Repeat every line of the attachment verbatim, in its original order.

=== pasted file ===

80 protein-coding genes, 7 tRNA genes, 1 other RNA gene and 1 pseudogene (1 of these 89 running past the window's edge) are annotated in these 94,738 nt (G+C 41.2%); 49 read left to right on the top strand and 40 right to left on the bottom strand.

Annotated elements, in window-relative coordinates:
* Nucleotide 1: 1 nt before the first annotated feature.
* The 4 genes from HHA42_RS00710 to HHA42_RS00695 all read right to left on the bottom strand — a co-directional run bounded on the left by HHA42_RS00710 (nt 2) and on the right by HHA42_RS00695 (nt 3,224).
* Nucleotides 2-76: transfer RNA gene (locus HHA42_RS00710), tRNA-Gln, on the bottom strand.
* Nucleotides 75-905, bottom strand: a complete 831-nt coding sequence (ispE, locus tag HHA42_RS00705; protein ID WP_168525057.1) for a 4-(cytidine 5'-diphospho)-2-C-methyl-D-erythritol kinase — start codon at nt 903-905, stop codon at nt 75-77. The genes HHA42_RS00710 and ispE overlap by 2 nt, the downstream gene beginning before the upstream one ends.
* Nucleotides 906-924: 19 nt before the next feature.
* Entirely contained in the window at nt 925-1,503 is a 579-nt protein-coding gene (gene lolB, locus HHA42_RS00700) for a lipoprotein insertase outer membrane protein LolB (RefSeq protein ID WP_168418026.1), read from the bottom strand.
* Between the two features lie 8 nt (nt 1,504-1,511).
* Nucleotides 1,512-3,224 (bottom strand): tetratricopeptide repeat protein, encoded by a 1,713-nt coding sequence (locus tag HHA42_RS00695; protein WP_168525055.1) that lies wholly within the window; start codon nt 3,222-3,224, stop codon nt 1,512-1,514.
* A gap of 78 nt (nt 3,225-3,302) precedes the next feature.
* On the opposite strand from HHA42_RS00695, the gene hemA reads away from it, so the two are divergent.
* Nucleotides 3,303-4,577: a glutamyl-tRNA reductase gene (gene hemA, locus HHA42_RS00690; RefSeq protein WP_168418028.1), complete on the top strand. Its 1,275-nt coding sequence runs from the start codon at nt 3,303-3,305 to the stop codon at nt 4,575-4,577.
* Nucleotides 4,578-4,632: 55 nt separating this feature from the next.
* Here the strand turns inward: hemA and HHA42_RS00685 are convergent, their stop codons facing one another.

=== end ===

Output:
80 protein-coding genes, 7 tRNA genes, 1 other RNA gene and 1 pseudogene (1 of these 89 running past the window's edge) are annotated in these 94,738 nt (G+C 41.2%); 49 read left to right on the top strand and 40 right to left on the bottom strand.

Annotated elements, in window-relative coordinates:
* Nucleotide 1: 1 nt before the first annotated feature.
* The 4 genes from HHA42_RS00710 to HHA42_RS00695 all read right to left on the bottom strand — a co-directional run bounded on the left by HHA42_RS00710 (nt 2) and on the right by HHA42_RS00695 (nt 3,224).
* Nucleotides 2-76: transfer RNA gene (locus HHA42_RS00710), tRNA-Gln, on the bottom strand.
* Nucleotides 75-905, bottom strand: a complete 831-nt coding sequence (ispE, locus tag HHA42_RS00705; protein ID WP_168525057.1) for a 4-(cytidine 5'-diphospho)-2-C-methyl-D-erythritol kinase — start codon at nt 903-905, stop codon at nt 75-77. The genes HHA42_RS00710 and ispE overlap by 2 nt, the downstream gene beginning before the upstream one ends.
* Nucleotides 906-924: 19 nt before the next feature.
* Entirely contained in the window at nt 925-1,503 is a 579-nt protein-coding gene (gene lolB, locus HHA42_RS00700) for a lipoprotein insertase outer membrane protein LolB (RefSeq protein ID WP_168418026.1), read from the bottom strand.
* Between the two features lie 8 nt (nt 1,504-1,511).
* Nucleotides 1,512-3,224 (bottom strand): tetratricopeptide repeat protein, encoded by a 1,713-nt coding sequence (locus tag HHA42_RS00695; protein WP_168525055.1) that lies wholly within the window; start codon nt 3,222-3,224, stop codon nt 1,512-1,514.
* A gap of 78 nt (nt 3,225-3,302) precedes the next feature.
* On the opposite strand from HHA42_RS00695, the gene hemA reads away from it, so the two are divergent.
* Nucleotides 3,303-4,577: a glutamyl-tRNA reductase gene (gene hemA, locus HHA42_RS00690; RefSeq protein WP_168418028.1), complete on the top strand. Its 1,275-nt coding sequence runs from the start codon at nt 3,303-3,305 to the stop codon at nt 4,575-4,577.
* Nucleotides 4,578-4,632: 55 nt separating this feature from the next.
* Here the strand turns inward: hemA and HHA42_RS00685 are convergent, their stop codons facing one another.